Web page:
Well, here goes. I am about to try and start writing a betting blog on here. I’ve no idea how it will pan out if indeed it pans at all, this may prove to be a one off. Time will tell.
However, recently I’ve not really been betting much due to other commitments, life sometimes gets in the way I guess. So I have a little more time to devote to attempting to write down a few thoughts instead.
So I may as well start at the very beginning and tell you how I got indoctrinated with the betting bug. I have been interested in sports betting since I was about 10 or 11 years old when my dad asked me to pick out a Placepot for him at Haydock Park. I can’t have been much older as I can remember picking out Spartan Missile and Royal Mail in the 1981 Grand National won by Aldaniti and Bob Champion.
He just said “‘Ere lad, pick us an horse in the first six races here” and handed me the Daily Mirror.
I quickly scanned the runners and picked out 6 horses I liked the look of. He explained what the form figures were and all the other numbers. I still remember the name of one or two of them as they are forever etched in my brain. One was called Yallah and another was called New Generation. He put the single line on for a whole pound.
I watched the horse racing on Channel4 (back in the days when it was fun) with interest as my first few horses were placed. I think I had the first four up after which Channel 4’s TV coverage stopped so I ran down to the bookies next to the local pub.
It was basically a standalone brick shed strategically built right next to a boozer as they all were in those days. You would see the men running back and forth to place bets and then watch it on the tele in the pub. I stood by the doorway trying to hear what was going on via the Tannoy thingy. TV’s were not even allowed in bookies until the mid 80’s, so it was just audio commentary and chalk boards. Pretty archaic.
Despite my unreasonable protestations, I had to settle for a tenner and was still very pleased with that. Next time I thought, I will put the stake on and collect all the winnings for myself. Little did I know I was about enter a life long love/hate affair with punting and how hard it was to make it pay. Nevertheless these were my halcyon days.
And so began the long and bumpy ride on the gambling rollercoaster with all its’ ups and downs and twists and turns. It has been the source of much fun and excitement but also crushing lows and hard luck stories. Like the time in July 1990 I put £250 (my biggest stake to date) on the prolific sprinter Timeless Times at 11/10 who at that point had won 14 races from 15 starts as a 2 year old. I went to Windsor after work (you didn’t have to pay tax on course) and watched it run 2nd to Line Engaged. Gutted.
I stuck mainly to Placepots initially as this bet gave me an interest in up to 6 races for a small stake, they only had to place and there was the chance of a big payout. I got a few small ones up but nothing huge. As things progressed I began to place 5p Round Robins (well my Dad did) and sometimes my old man’s favourite, 3 doubles and a treble, more commonly known nowadays as a Trixie.
I used to fund my new gambling habit through various paper rounds. I had one before and one after school. I remember getting paid only £1.80 a week for my first round. I am now getting visions of Hovis adverts and Monty Python’s Four Yorkshiremen sketch..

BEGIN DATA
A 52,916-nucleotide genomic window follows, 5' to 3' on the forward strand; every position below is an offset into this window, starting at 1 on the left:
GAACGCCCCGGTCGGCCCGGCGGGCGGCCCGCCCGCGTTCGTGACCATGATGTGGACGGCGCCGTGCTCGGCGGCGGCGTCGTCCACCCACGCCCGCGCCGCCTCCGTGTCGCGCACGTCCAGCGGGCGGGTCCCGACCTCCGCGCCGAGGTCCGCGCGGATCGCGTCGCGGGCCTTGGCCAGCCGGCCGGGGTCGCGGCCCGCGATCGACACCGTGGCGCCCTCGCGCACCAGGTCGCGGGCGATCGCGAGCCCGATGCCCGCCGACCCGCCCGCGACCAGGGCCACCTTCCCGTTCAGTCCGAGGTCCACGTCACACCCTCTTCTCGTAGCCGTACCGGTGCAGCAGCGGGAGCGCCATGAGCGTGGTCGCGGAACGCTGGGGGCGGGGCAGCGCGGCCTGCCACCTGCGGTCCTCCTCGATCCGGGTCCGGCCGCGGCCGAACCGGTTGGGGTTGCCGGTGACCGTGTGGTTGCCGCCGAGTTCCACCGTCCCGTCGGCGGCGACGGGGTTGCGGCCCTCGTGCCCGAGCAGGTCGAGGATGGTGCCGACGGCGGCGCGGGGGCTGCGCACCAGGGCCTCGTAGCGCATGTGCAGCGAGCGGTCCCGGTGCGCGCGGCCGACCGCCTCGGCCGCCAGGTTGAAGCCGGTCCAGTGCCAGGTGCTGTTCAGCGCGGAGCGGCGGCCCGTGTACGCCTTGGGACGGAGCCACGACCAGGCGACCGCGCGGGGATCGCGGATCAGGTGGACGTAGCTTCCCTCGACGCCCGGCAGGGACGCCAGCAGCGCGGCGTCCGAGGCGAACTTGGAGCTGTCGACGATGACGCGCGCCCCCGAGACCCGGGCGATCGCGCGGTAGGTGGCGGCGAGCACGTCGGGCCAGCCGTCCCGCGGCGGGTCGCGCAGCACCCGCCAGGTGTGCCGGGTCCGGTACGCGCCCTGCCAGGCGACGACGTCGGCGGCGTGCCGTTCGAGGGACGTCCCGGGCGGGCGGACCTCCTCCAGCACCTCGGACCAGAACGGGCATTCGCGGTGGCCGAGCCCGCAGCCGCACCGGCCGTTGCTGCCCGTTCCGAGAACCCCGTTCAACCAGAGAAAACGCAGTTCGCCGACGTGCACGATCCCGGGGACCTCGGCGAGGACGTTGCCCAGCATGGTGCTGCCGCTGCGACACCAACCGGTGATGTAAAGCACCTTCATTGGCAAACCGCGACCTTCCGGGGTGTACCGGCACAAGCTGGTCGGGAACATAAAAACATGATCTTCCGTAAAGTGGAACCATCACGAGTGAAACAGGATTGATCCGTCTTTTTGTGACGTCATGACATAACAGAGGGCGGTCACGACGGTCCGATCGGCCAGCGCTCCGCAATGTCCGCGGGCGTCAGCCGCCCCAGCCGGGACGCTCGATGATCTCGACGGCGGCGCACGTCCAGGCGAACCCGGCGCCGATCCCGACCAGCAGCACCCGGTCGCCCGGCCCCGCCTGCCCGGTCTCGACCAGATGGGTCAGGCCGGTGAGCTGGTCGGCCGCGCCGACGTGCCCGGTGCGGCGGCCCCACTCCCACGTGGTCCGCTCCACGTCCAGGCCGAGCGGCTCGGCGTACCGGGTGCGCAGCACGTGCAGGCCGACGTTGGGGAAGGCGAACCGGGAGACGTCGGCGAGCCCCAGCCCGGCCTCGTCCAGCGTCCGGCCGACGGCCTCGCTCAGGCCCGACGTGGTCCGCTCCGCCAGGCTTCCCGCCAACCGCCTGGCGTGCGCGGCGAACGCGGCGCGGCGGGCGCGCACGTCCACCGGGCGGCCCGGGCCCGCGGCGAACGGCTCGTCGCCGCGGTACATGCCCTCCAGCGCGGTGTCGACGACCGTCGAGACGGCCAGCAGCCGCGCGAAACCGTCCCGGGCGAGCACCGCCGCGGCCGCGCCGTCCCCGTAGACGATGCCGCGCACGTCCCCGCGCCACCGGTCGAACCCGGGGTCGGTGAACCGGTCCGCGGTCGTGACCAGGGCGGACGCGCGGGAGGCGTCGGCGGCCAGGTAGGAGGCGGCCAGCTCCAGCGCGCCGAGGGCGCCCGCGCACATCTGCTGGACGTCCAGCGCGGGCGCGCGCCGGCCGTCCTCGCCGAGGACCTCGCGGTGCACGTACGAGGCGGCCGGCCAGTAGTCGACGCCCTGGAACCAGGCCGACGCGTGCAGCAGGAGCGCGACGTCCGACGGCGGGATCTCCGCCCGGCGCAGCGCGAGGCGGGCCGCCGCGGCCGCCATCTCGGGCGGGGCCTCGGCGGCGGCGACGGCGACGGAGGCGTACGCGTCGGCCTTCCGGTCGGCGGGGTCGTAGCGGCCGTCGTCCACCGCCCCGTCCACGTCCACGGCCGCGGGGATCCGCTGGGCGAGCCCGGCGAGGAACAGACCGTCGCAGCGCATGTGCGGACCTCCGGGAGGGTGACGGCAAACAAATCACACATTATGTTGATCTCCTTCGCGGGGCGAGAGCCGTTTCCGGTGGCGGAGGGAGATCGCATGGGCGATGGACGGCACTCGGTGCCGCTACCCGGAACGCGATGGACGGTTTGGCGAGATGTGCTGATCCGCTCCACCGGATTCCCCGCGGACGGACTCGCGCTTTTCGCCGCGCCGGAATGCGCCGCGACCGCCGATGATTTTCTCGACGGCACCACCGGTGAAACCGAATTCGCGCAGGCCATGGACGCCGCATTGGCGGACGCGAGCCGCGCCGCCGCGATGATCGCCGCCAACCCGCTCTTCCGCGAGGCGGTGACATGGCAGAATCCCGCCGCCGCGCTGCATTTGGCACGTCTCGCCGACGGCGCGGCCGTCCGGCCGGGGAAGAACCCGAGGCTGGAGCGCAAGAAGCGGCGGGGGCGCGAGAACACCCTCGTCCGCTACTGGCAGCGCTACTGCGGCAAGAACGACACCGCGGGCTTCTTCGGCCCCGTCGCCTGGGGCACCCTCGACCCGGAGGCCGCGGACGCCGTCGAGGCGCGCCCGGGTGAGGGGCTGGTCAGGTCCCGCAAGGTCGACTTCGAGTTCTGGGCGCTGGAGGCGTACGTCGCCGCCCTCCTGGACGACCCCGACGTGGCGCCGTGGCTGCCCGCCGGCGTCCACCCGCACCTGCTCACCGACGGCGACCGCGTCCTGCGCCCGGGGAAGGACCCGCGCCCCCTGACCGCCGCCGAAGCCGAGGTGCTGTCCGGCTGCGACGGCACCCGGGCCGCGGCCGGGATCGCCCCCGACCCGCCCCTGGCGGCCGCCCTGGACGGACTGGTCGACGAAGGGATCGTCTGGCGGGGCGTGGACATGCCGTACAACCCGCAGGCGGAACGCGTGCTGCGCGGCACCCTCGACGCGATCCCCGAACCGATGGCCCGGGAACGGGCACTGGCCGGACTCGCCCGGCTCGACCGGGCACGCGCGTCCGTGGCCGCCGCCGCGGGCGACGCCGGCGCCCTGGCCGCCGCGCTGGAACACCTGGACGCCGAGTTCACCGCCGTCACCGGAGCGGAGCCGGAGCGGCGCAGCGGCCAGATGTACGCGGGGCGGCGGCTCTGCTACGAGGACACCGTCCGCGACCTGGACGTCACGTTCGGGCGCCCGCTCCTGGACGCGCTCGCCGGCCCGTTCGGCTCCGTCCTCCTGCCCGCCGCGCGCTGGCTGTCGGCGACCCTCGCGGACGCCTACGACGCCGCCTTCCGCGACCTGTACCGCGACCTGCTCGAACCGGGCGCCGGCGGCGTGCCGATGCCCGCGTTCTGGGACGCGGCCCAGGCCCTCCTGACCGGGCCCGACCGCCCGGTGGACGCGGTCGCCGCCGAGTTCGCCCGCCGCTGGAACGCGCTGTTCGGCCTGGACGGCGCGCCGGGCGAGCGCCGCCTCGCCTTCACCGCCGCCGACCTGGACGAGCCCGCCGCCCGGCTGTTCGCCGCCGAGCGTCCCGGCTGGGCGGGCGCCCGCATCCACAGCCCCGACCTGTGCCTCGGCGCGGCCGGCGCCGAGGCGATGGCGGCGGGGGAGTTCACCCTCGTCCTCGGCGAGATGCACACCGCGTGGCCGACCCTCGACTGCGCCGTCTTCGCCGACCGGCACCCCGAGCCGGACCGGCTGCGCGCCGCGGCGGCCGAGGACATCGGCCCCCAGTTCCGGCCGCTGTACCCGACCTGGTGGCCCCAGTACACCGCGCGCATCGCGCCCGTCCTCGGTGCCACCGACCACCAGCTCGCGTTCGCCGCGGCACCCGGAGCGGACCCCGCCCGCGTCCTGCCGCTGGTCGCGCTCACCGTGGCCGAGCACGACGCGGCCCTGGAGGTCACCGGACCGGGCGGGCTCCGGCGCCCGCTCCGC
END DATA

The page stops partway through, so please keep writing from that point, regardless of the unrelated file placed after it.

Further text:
“You were lucky. We lived for three months in a paper bag in a septic tank. We used to have to get up at six in the morning, clean the paper bag, eat a crust of stale bread, go to work down t’ mill, fourteen hours a day, week-in week-out, for sixpence a week, and when we got home our Dad would thrash us to sleep wi’ his belt.”
It was an enthralling hobby and even more so when I got to go to a few race meetings with my parents. I think Southwell or Market Rasen was my first taste of the racecourse and I remember it was thrilling to see the horses and jockeys up close. We also went to other nearby tracks such as Uttoxeter, Catterick, Thirsk and Wetherby.
Once, when I was about 15 years old, I tried to take my first ‘proper girlfriend’ to Donny races . The old guy on the turnstile refused to let us in because we were too young and needed to be accompanied by an adult but after a bit of moping around near the entrance looking all dejected he called us over and said if we give him a fiver and jump over the turnstile we could go in. I quickly bunged the sly old dog a fiver and over we popped.
It felt great being up in the main grandstand as I was used to being in the cheap seats (often called the Silver Ring). It was an evening meeting and even though it’s almost 30 years ago I can still clearly remember shouting home a horse called Felipe Toro in the lucky last, it was exhilarating. Thankfully it was far easier to get a bet on than it was to get in!
They say the apple doesn’t fall far from the tree, and perhaps being a gambler is genetic but I am glad I inherited it. On the whole, it has done me proud and dictated my career really, having worked for Ladbrokes, the Racing Post and then my own betting sites. So I consider myself extremely lucky to make a living (of sorts) from doing something that I love. I’ve also kept precise records of all my betting activity for the last ten years and I can at least boast an overall profit in that time, albeit a modest one.
Of course, some people develop gambling problems and I have had my share of bad times and terrible losing runs too but on the whole I wouldn’t change it, it’s character building. It has certainly added much interest and excitement to my days but I’m still a long way from being a professional gambler… maybe in another ten years I will have finally cracked it and can take out those plans for a beach hut in Brighton.
Well that’s how it all started for me. How about you? It would be great if people left comments below with your stories and memories.